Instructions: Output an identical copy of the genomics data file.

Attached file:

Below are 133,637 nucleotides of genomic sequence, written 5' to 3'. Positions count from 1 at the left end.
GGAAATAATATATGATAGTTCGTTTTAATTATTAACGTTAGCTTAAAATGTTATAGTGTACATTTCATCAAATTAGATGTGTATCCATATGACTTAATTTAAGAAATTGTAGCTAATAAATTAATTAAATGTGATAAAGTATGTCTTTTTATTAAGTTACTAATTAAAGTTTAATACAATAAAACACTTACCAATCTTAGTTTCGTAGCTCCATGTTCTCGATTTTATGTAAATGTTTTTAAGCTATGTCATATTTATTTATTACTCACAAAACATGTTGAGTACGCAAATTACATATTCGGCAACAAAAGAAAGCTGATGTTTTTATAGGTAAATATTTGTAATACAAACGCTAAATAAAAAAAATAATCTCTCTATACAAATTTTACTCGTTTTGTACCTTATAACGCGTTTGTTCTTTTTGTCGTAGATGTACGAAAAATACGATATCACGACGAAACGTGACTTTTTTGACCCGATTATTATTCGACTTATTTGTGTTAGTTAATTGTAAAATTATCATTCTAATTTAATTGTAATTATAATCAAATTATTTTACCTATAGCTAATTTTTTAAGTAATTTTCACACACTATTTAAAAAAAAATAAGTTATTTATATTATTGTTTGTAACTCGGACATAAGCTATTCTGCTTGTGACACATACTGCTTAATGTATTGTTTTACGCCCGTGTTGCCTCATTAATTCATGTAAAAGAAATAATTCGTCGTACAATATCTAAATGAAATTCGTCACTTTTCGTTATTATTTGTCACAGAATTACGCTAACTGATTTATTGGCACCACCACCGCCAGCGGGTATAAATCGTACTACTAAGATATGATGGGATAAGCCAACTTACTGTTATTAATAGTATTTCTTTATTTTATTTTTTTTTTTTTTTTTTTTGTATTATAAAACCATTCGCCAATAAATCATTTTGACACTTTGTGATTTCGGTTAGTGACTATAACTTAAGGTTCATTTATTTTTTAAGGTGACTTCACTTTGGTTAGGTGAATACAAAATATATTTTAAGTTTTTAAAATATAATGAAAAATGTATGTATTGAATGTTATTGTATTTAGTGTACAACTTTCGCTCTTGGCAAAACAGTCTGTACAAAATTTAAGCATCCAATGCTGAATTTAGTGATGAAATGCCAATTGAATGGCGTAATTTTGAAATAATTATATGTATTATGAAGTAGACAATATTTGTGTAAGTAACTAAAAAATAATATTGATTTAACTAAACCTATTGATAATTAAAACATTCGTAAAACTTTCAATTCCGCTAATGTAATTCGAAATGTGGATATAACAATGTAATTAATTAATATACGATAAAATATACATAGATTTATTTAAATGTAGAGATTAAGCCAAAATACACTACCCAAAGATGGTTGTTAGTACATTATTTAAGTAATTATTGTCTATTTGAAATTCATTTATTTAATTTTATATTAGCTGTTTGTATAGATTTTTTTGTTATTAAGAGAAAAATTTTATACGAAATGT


Below are 133,637 nucleotides of genomic sequence, written 5' to 3'. Positions count from 1 at the left end.
GGAAATAATATATGATAGTTCGTTTTAATTATTAACGTTAGCTTAAAATGTTATAGTGTACATTTCATCAAATTAGATGTGTATCCATATGACTTAATTTAAGAAATTGTAGCTAATAAATTAATTAAATGTGATAAAGTATGTCTTTTTATTAAGTTACTAATTAAAGTTTAATACAATAAAACACTTACCAATCTTAGTTTCGTAGCTCCATGTTCTCGATTTTATGTAAATGTTTTTAAGCTATGTCATATTTATTTATTACTCACAAAACATGTTGAGTACGCAAATTACATATTCGGCAACAAAAGAAAGCTGATGTTTTTATAGGTAAATATTTGTAATACAAACGCTAAATAAAAAAAATAATCTCTCTATACAAATTTTACTCGTTTTGTACCTTATAACGCGTTTGTTCTTTTTGTCGTAGATGTACGAAAAATACGATATCACGACGAAACGTGACTTTTTTGACCCGATTATTATTCGACTTATTTGTGTTAGTTAATTGTAAAATTATCATTCTAATTTAATTGTAATTATAATCAAATTATTTTACCTATAGCTAATTTTTTAAGTAATTTTCACACACTATTTAAAAAAAAATAAGTTATTTATATTATTGTTTGTAACTCGGACATAAGCTATTCTGCTTGTGACACATACTGCTTAATGTATTGTTTTACGCCCGTGTTGCCTCATTAATTCATGTAAAAGAAATAATTCGTCGTACAATATCTAAATGAAATTCGTCACTTTTCGTTATTATTTGTCACAGAATTACGCTAACTGATTTATTGGCACCACCACCGCCAGCGGGTATAAATCGTACTACTAAGATATGATGGGATAAGCCAACTTACTGTTATTAATAGTATTTCTTTATTTTATTTTTTTTTTTTTTTTTTTTGTATTATAAAACCATTCGCCAATAAATCATTTTGACACTTTGTGATTTCGGTTAGTGACTATAACTTAAGGTTCATTTATTTTTTAAGGTGACTTCACTTTGGTTAGGTGAATACAAAATATATTTTAAGTTTTTAAAATATAATGAAAAATGTATGTATTGAATGTTATTGTATTTAGTGTACAACTTTCGCTCTTGGCAAAACAGTCTGTACAAAATTTAAGCATCCAATGCTGAATTTAGTGATGAAATGCCAATTGAATGGCGTAATTTTGAAATAATTATATGTATTATGAAGTAGACAATATTTGTGTAAGTAACTAAAAAATAATATTGATTTAACTAAACCTATTGATAATTAAAACATTCGTAAAACTTTCAATTCCGCTAATGTAATTCGAAATGTGGATATAACAATGTAATTAATTAATATACGATAAAATATACATAGATTTATTTAAATGTAGAGATTAAGCCAAAATACACTACCCAAAGATGGTTGTTAGTACATTATTTAAGTAATTATTGTCTATTTGAAATTCATTTATTTAATTTTATATTAGCTGTTTGTATAGATTTTTTTGTTATTAAGAGAAAAATTTTATACGAAATGT